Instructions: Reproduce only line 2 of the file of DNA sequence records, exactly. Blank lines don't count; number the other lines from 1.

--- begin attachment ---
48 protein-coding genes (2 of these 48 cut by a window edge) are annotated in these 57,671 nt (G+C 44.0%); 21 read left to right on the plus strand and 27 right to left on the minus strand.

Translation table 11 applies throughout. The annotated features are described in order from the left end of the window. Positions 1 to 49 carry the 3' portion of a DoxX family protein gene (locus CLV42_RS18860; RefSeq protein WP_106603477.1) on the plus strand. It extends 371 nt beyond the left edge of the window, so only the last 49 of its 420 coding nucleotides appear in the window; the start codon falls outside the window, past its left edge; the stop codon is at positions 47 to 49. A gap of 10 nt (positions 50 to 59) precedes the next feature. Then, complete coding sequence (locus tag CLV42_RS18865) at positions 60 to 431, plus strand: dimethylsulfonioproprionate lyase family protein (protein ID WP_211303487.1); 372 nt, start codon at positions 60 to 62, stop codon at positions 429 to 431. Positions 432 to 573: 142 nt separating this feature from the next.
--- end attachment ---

Translation table 11 applies throughout. The annotated features are described in order from the left end of the window. Positions 1 to 49 carry the 3' portion of a DoxX family protein gene (locus CLV42_RS18860; RefSeq protein WP_106603477.1) on the plus strand. It extends 371 nt beyond the left edge of the window, so only the last 49 of its 420 coding nucleotides appear in the window; the start codon falls outside the window, past its left edge; the stop codon is at positions 47 to 49. A gap of 10 nt (positions 50 to 59) precedes the next feature. Then, complete coding sequence (locus tag CLV42_RS18865) at positions 60 to 431, plus strand: dimethylsulfonioproprionate lyase family protein (protein ID WP_211303487.1); 372 nt, start codon at positions 60 to 62, stop codon at positions 429 to 431. Positions 432 to 573: 142 nt separating this feature from the next.